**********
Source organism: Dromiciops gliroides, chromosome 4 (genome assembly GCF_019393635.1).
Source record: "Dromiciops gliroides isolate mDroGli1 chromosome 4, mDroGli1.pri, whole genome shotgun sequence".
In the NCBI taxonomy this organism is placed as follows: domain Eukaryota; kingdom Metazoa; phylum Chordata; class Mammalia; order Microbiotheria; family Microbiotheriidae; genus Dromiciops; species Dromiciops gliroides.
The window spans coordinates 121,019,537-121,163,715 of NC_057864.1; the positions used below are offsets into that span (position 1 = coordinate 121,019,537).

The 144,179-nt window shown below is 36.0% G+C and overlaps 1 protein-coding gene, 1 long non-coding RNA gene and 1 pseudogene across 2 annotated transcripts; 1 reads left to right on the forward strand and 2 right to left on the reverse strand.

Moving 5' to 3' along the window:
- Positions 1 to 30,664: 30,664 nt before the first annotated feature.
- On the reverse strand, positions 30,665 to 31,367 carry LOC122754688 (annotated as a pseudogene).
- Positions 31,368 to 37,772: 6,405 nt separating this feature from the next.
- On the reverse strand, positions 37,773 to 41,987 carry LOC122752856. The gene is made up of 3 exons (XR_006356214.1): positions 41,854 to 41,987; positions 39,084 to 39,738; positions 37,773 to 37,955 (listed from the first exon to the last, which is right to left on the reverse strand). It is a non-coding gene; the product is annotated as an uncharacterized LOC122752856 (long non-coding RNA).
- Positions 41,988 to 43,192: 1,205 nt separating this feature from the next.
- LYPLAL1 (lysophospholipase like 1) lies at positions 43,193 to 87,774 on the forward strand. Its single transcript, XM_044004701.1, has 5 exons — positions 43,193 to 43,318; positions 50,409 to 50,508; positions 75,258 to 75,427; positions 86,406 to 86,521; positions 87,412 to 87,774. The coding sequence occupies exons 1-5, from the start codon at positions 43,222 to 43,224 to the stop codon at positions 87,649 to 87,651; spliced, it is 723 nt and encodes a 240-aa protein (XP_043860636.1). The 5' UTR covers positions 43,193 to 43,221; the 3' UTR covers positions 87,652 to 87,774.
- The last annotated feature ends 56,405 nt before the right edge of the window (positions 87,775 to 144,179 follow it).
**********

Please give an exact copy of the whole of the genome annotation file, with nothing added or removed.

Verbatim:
Source organism: Dromiciops gliroides, chromosome 4 (genome assembly GCF_019393635.1).
Source record: "Dromiciops gliroides isolate mDroGli1 chromosome 4, mDroGli1.pri, whole genome shotgun sequence".
In the NCBI taxonomy this organism is placed as follows: domain Eukaryota; kingdom Metazoa; phylum Chordata; class Mammalia; order Microbiotheria; family Microbiotheriidae; genus Dromiciops; species Dromiciops gliroides.
The window spans coordinates 121,019,537-121,163,715 of NC_057864.1; the positions used below are offsets into that span (position 1 = coordinate 121,019,537).

The 144,179-nt window shown below is 36.0% G+C and overlaps 1 protein-coding gene, 1 long non-coding RNA gene and 1 pseudogene across 2 annotated transcripts; 1 reads left to right on the forward strand and 2 right to left on the reverse strand.

Moving 5' to 3' along the window:
- Positions 1 to 30,664: 30,664 nt before the first annotated feature.
- On the reverse strand, positions 30,665 to 31,367 carry LOC122754688 (annotated as a pseudogene).
- Positions 31,368 to 37,772: 6,405 nt separating this feature from the next.
- On the reverse strand, positions 37,773 to 41,987 carry LOC122752856. The gene is made up of 3 exons (XR_006356214.1): positions 41,854 to 41,987; positions 39,084 to 39,738; positions 37,773 to 37,955 (listed from the first exon to the last, which is right to left on the reverse strand). It is a non-coding gene; the product is annotated as an uncharacterized LOC122752856 (long non-coding RNA).
- Positions 41,988 to 43,192: 1,205 nt separating this feature from the next.
- LYPLAL1 (lysophospholipase like 1) lies at positions 43,193 to 87,774 on the forward strand. Its single transcript, XM_044004701.1, has 5 exons — positions 43,193 to 43,318; positions 50,409 to 50,508; positions 75,258 to 75,427; positions 86,406 to 86,521; positions 87,412 to 87,774. The coding sequence occupies exons 1-5, from the start codon at positions 43,222 to 43,224 to the stop codon at positions 87,649 to 87,651; spliced, it is 723 nt and encodes a 240-aa protein (XP_043860636.1). The 5' UTR covers positions 43,193 to 43,221; the 3' UTR covers positions 87,652 to 87,774.
- The last annotated feature ends 56,405 nt before the right edge of the window (positions 87,775 to 144,179 follow it).